Everything is vanity, the reading from Ecclesiastes says. The writer of Ecclesiastes means that everything is in vain. You toil in the day; you’re anxious in the night. And it’s all for nothing, the writer thinks. Who cares about it?
No wonder many people think Ecclesiastes is a depressing book!
But notice that Jesus says something similar in the Gospel reading. The rich man was thinking about building bigger barns. But in the parable God says to him, “You fool! This night your soul will be required of you, and somebody else will get all your stuff.” How will the rich man care about his barns then?
And that’s the problem with many of the things we care about in this life, barns or material goods of any kind: you lose them when you die.
The same thing is true of a lot of what we spend our lives on. Those things don’t amount to anything in the long run; and, like the rich man, we waste the part of our lives that we use up on them. There is time spent struggling for the next honor or the next accomplishment. There is time consumed on sorrowing over not having gotten the next honor or accomplishment. For that matter, there is time frittered away watching TV or surfing the internet, or just puttering around doing nothing. Picture yourself as you come before God at your death, returning to God the talents he entrusted to you. Will you care about any of those things then?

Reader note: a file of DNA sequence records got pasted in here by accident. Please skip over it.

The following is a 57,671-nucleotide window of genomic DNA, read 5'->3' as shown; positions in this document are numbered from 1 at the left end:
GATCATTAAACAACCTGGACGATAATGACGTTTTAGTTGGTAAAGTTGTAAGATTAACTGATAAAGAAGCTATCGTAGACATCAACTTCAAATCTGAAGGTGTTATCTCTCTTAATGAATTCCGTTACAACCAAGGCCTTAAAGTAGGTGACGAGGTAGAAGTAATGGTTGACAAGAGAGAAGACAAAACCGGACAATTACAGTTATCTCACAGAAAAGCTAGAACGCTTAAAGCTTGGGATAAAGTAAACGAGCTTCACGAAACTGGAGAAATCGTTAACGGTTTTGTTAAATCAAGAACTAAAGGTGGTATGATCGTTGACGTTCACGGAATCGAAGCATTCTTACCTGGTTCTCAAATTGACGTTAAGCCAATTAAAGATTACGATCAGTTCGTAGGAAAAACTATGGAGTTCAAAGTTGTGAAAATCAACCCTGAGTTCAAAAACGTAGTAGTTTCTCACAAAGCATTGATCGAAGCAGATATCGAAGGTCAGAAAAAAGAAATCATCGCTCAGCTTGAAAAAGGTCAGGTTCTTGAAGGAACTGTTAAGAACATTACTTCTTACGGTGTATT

That’s why Ecclesiastes says they are vanity. Whatever good is in them is transient; they die when you do.
In the long run, then, who cares about them? You can’t take any of them with you when you die, any more than the rich man could take his barns with him. When you come before the face of God you won’t care about them then either.
Ecclesiastes is a consoling book, not a depressing one. The transience of earthly goods should be comforting to us. Barns may be good, but, in the long run, getting them—or losing them—is not of overwhelming importance. We can do our work in quiet, and we can suffer our reverses in quiet too, because none of these things last.
Love lasts. Work done for love of the Lord lasts. And guess what—the Lord himself is ever-lasting. If what you want is God, what you want will last.
What is worth caring about is what lasts.
Eleonore Stump is Professor of Philosophy, Saint Louis University
**From Saint Louis University